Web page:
Photo: Chinese structures and buildings at the man-made island on Johnson reef at the Spratlys group of islands in the South China Sea are seen on Sunday March 20, 2022
China has fully militarized at least three of several islands it built in the disputed South China Sea, arming them with anti-ship and anti-aircraft missile systems, laser and jamming equipment and fighter jets in an increasingly aggressive move that threatens all nations operating nearby, a top U.S. military commander said Sunday.
U.S. Indo-Pacific commander Adm. John C. Aquilino said the hostile actions were in stark contrast to Chinese President Xi Jinping’s past assurances that Beijing would not transform the artificial islands in contested waters into military bases. The efforts were part of China’s flexing its military muscle, he said.
“I think over the past 20 years we’ve witnessed the largest military buildup since World War II by the PRC,” Aquilino told The Associated Press in an interview, using the initials of China’s formal name. “They have advanced all their capabilities and that buildup of weaponization is destabilizing to the region.”
There were no immediate comments from Chinese officials. Beijing maintains its military profile is purely defensive, arranged to protect what it says are its sovereign rights. But after years of increased military spending, China now boasts the world’s second largest defense budget after the U.S. and is rapidly modernizing its force with weapons systems including the J-20 stealth fighter, hypersonic missiles and two aircraft carriers, with a third under construction.
Aquilino spoke with the AP onboard a U.S. Navy reconnaissance aircraft that flew near Chinese-held outposts in the South China Sea’s Spratly archipelago, one of the most hotly contested regions in the world. During the patrol, the P-8A Poseidon plane was repeatedly warned by Chinese callers that it illegally entered what they said was China’s territory and ordered the plane to move away.
“China has sovereignty over the Spratly islands, as well as surrounding maritime areas. Stay away immediately to avoid misjudgment,” one of the stern radio messages said in a veiled threat.
But the U.S. Navy plane dismissed the multiple warnings and pressed on defiantly with its reconnaissance in brief but tense moments witnessed by two AP journalists invited onboard. “I am a sovereign immune United States naval aircraft conducting lawful military activities beyond the national airspace of any coastal state,” a U.S. pilot radioed back to the Chinese.
“Exercising these rights is guaranteed by international law and I am operating with due regard to the rights and duties of all states,” he said.
Navy commanding officer Joel Martinez, who led the P-8A Poseidon’s crew, said there has been an incident when a Chinese jet flew close to a U.S. aircraft in a dangerous maneuver in the disputed region. The U.S. flight crew calmly reminded the Chinese to comply with aviation safety regulations, he said.
As the P-8A Poseidon flew as low as 15,000 feet (4,500 meters) near the Chinese-occupied reefs, some appeared to be like small cities on screen monitors, with multi-story buildings, warehouses, hangars, seaports, runways and white round structures Aquilino said were radars. Near Fiery Cross, more than 40 unspecified vessels could be seen apparently anchored.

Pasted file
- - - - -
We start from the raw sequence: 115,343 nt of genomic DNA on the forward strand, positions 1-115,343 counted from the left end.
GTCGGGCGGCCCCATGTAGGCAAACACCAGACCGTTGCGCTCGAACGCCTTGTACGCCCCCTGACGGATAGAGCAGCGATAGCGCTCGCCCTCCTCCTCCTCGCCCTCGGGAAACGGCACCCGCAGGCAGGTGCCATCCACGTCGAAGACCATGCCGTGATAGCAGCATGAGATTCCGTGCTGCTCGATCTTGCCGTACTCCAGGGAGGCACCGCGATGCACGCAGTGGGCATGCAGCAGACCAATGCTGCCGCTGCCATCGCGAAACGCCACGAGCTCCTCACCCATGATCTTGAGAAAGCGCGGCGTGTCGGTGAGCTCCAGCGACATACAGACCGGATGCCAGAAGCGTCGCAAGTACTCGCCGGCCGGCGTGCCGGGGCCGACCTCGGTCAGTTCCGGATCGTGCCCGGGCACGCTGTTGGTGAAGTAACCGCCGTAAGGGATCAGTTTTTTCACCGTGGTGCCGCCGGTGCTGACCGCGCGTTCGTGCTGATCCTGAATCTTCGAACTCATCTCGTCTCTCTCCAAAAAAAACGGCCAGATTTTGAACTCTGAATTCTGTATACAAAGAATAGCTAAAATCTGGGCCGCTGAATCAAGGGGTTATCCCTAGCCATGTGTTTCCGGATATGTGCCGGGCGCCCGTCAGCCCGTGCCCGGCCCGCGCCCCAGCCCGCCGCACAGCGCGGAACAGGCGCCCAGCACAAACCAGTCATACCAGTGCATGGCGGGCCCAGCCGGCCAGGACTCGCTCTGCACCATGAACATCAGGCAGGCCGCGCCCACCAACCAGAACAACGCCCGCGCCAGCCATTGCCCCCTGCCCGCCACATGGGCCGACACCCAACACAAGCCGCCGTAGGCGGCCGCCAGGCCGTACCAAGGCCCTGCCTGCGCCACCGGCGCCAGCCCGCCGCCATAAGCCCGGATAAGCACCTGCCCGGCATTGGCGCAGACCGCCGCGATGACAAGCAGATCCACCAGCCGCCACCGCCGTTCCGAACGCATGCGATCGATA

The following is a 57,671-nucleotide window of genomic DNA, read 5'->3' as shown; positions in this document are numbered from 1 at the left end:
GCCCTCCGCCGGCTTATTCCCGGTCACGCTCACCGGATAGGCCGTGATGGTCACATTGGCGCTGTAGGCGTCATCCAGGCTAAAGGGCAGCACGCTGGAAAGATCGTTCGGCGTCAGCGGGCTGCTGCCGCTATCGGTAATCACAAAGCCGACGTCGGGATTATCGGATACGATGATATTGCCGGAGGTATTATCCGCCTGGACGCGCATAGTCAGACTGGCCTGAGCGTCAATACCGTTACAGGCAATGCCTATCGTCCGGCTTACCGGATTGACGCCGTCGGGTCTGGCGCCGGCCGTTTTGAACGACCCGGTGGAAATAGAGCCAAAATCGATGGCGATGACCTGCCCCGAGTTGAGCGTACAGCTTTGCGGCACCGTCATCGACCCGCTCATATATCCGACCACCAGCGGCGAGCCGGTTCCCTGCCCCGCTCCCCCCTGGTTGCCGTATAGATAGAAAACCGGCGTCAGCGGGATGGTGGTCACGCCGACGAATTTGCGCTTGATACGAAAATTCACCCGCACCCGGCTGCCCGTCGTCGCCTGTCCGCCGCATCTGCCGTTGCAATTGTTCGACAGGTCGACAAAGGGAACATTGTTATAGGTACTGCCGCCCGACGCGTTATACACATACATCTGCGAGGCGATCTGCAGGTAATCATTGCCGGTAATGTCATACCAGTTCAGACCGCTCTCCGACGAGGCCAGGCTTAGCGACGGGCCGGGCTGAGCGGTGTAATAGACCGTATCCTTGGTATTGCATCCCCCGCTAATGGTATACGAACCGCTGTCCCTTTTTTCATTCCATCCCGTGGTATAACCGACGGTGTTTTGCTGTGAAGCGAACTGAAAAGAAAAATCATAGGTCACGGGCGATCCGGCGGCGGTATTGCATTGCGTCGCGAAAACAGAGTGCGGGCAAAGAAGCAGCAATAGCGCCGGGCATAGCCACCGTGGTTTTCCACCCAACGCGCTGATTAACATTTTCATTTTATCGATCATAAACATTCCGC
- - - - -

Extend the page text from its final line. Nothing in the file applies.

Aquilino said the construction of missile arsenals, aircraft hangars, radar systems and other military facilities on Mischief Reef, Subi Reef and Fiery Cross appeared to have been completed but it remains to be seen if China will pursue the construction of military infrastructure in other areas.
“The function of those islands is to expand the offensive capability of the PRC beyond their continental shores,” he said. “They can fly fighters, bombers plus all those offensive capabilities of missile systems.”
He said any military and civilian plane flying over the disputed waterway could easily get within range of the Chinese islands’ missile system.
“So that’s the threat that exists, that’s why it’s so concerning for the militarization of these islands,” he said. “They threaten all nations who operate in the vicinity and all the international sea and airspace.”
China sought to shore up its vast territorial claims over virtually the entire South China Sea by building island bases on coral atolls nearly a decade ago. The U.S. responded by sending its warships through the region in what it calls freedom of operation missions. The United States has no claims itself but has deployed Navy ships and aircraft for decades to patrol and promote free navigation in international waterway and airspace.
China routinely objects to any action by the U.S. military in the region. The other parties — the Philippines, Vietnam, Malaysia, Taiwan and Brunei — claim all or part of the sea, through which approximately $5 trillion in goods are shipped every year.
Despite China’s aggression, the long-simmering territorial conflicts should only be resolved peacefully, Aquilino said, and cited the Philippine government’s successful move to bring its disputes with China to international arbitration in 2013 as a good template.
A U.N.-backed arbitration tribunal that handled the case invalidated China’s sweeping historical claims in the South China Sea under the U.N. Convention on the Law of the Sea. Beijing dismissed the ruling as sham and continues to defy it.
Washington’s main objective in the disputed region is “to prevent war” through deterrence and promote peace and stability, including by engaging American allies and partners in projects with that objective, Aquilino said.
“Should deterrence fail, my second mission is to be prepared to fight and win,” said Aquilino, who leads the largest U.S. combatant command with 380,000 military and civilian personnel covering 36 nations and territories.
Associated Press writer David Rising in Bangkok contributed to this report.